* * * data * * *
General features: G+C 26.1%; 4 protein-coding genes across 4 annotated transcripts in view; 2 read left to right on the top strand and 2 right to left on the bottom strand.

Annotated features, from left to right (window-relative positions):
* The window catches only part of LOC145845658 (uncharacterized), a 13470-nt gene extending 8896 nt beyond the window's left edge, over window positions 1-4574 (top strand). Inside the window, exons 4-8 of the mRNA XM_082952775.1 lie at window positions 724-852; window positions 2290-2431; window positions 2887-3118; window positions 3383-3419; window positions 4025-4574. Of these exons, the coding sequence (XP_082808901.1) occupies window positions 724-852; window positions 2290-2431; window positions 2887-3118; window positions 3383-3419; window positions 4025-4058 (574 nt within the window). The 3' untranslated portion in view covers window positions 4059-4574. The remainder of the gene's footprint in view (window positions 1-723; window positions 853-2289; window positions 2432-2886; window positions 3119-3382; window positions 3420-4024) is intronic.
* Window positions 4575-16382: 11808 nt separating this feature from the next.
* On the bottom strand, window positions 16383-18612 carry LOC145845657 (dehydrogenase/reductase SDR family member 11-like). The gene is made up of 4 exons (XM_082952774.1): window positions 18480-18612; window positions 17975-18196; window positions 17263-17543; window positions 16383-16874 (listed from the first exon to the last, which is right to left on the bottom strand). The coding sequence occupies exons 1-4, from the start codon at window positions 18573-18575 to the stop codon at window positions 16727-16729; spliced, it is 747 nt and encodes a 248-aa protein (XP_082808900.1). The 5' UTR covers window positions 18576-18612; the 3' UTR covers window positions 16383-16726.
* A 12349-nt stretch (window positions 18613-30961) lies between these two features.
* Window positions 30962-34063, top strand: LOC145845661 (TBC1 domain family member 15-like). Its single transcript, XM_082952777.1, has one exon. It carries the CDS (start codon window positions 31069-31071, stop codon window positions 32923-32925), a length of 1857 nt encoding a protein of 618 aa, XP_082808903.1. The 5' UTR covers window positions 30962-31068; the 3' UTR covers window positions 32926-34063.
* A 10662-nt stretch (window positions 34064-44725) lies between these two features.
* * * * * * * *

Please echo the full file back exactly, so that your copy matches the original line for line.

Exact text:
General features: G+C 26.1%; 4 protein-coding genes across 4 annotated transcripts in view; 2 read left to right on the top strand and 2 right to left on the bottom strand.

Annotated features, from left to right (window-relative positions):
* The window catches only part of LOC145845658 (uncharacterized), a 13470-nt gene extending 8896 nt beyond the window's left edge, over window positions 1-4574 (top strand). Inside the window, exons 4-8 of the mRNA XM_082952775.1 lie at window positions 724-852; window positions 2290-2431; window positions 2887-3118; window positions 3383-3419; window positions 4025-4574. Of these exons, the coding sequence (XP_082808901.1) occupies window positions 724-852; window positions 2290-2431; window positions 2887-3118; window positions 3383-3419; window positions 4025-4058 (574 nt within the window). The 3' untranslated portion in view covers window positions 4059-4574. The remainder of the gene's footprint in view (window positions 1-723; window positions 853-2289; window positions 2432-2886; window positions 3119-3382; window positions 3420-4024) is intronic.
* Window positions 4575-16382: 11808 nt separating this feature from the next.
* On the bottom strand, window positions 16383-18612 carry LOC145845657 (dehydrogenase/reductase SDR family member 11-like). The gene is made up of 4 exons (XM_082952774.1): window positions 18480-18612; window positions 17975-18196; window positions 17263-17543; window positions 16383-16874 (listed from the first exon to the last, which is right to left on the bottom strand). The coding sequence occupies exons 1-4, from the start codon at window positions 18573-18575 to the stop codon at window positions 16727-16729; spliced, it is 747 nt and encodes a 248-aa protein (XP_082808900.1). The 5' UTR covers window positions 18576-18612; the 3' UTR covers window positions 16383-16726.
* A 12349-nt stretch (window positions 18613-30961) lies between these two features.
* Window positions 30962-34063, top strand: LOC145845661 (TBC1 domain family member 15-like). Its single transcript, XM_082952777.1, has one exon. It carries the CDS (start codon window positions 31069-31071, stop codon window positions 32923-32925), a length of 1857 nt encoding a protein of 618 aa, XP_082808903.1. The 5' UTR covers window positions 30962-31068; the 3' UTR covers window positions 32926-34063.
* A 10662-nt stretch (window positions 34064-44725) lies between these two features.